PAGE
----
Business Type: Law Firm
Location: Dallas, TX
Client Since: 2015
An employee (an attorney) came out as transgender, expressing a desire to live as a woman in all areas of life, including while at work. The employer was unsure how to proceed, and was concerned that other employees would feel uncomfortable, especially if the employee were to use the women’s restroom.
Staff One HR’s Approach
The client was advised to comply with the employee’s request to change her name and present herself as a woman at work, despite concerns that other employees might feel awkward or uneasy. Just as other employees receive new business cards and the company website is updated when a name change takes place (e.g. due to marriage), this employee should receive the same treatment. In addition, diversity training was recommended for all employees of the law firm.
Title VII of the Civil Rights Act of 1964 prohibits employers from discriminating against employees on the basis of sex, race, color, national origin, and religion. The EEOC, as well as several courts, have agreed that discrimination against an employee because they are transgender or gender non-conforming is sex discrimination under Title VII.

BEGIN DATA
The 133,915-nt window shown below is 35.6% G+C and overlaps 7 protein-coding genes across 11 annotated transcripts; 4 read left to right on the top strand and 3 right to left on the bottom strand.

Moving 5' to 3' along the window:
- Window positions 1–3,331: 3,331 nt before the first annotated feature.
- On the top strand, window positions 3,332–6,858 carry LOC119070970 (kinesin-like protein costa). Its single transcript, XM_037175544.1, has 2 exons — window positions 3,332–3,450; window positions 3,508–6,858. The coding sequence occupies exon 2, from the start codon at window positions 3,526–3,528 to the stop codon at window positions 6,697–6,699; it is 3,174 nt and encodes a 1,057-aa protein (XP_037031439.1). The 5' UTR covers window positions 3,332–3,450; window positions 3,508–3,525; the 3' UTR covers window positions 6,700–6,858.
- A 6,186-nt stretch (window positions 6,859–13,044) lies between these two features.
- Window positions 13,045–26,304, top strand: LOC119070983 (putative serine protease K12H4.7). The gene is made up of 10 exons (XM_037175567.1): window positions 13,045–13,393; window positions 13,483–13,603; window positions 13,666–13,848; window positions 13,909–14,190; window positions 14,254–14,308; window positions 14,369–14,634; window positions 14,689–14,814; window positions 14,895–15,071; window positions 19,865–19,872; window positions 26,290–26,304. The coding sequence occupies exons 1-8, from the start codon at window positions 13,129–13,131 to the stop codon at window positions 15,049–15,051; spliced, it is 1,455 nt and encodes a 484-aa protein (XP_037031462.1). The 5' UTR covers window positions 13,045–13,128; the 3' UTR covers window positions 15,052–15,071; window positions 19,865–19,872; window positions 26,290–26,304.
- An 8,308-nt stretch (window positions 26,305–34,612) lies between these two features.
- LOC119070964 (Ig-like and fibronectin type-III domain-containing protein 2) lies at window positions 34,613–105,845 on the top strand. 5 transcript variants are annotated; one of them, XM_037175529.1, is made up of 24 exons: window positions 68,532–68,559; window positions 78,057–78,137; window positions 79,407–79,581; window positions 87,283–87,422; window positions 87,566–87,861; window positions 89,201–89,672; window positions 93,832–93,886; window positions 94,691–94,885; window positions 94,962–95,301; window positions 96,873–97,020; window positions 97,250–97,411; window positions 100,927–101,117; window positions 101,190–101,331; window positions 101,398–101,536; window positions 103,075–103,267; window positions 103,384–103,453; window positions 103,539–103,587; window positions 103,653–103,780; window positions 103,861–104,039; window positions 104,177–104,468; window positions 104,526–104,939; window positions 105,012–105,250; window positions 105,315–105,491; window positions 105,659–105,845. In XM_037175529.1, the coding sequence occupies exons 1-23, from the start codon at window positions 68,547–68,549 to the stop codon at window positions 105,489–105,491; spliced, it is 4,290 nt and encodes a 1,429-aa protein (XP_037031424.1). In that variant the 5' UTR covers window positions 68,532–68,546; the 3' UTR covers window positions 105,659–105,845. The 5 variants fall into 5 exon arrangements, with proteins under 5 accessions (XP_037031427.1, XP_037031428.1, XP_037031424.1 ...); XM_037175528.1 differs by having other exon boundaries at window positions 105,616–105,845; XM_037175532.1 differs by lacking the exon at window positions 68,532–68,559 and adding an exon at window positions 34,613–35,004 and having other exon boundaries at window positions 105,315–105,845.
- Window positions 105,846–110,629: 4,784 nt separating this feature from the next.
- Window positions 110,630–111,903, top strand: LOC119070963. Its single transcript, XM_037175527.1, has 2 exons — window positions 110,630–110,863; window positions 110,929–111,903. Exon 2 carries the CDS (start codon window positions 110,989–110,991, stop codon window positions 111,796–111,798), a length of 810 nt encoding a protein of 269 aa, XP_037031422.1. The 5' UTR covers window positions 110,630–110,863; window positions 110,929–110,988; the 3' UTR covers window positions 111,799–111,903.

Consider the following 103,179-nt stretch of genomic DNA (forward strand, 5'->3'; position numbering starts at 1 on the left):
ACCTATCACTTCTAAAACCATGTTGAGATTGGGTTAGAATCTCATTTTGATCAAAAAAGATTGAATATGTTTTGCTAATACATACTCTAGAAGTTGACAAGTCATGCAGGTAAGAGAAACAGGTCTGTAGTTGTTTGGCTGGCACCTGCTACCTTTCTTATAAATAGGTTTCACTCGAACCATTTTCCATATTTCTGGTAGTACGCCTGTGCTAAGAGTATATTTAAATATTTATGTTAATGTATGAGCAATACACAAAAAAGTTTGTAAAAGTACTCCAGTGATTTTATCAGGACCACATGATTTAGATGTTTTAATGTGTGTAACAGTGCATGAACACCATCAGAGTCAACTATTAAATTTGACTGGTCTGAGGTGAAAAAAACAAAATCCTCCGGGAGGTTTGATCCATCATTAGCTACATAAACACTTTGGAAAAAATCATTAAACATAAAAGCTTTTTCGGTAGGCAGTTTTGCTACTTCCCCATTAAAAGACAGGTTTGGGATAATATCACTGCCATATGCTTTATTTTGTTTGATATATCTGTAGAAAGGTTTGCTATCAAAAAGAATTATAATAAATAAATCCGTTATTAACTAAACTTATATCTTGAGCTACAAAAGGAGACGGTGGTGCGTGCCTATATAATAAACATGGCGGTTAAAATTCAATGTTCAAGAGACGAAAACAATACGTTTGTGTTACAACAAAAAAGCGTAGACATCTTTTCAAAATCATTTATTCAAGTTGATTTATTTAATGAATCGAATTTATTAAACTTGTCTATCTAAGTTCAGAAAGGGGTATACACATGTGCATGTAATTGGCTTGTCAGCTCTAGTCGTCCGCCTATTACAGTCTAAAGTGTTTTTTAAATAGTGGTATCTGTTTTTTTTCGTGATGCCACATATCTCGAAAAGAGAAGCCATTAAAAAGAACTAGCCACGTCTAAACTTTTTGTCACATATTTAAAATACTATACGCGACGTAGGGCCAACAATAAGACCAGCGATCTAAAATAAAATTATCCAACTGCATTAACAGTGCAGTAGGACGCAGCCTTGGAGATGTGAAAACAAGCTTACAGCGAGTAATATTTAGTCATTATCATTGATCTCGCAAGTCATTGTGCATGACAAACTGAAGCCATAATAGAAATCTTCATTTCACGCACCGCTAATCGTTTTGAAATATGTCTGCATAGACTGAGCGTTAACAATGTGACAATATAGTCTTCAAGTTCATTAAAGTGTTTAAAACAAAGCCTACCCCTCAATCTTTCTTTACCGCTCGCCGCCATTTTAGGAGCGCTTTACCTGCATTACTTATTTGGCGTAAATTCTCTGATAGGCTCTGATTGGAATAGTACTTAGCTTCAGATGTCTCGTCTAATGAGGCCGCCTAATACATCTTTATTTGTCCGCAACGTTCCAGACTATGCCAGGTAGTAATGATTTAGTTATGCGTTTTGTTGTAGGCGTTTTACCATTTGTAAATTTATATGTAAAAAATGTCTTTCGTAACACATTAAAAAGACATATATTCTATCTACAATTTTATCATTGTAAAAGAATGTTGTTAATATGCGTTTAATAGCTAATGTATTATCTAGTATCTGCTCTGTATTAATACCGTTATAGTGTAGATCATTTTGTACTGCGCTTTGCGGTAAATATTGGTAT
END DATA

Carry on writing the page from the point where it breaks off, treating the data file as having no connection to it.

Together, Staff One HR and the law firm worked with the employee to create a timeline of events that would allow for a comfortable transition for the employee. Staff One HR conducted diversity training for all employees of the law firm, and the employer allowed the employee access to the women’s restroom. As a courtesy, the client also provided an alternative restroom for women to use, should they wish to. When the employee began coming to work as a woman, she received an outpouring of support from her coworkers.
While in court after the transition, the employee received negative comments from opposing counsel. Her co-workers immediately stood up for her and ensured that she would not be subjected to harassment by anyone, even those outside of the firm.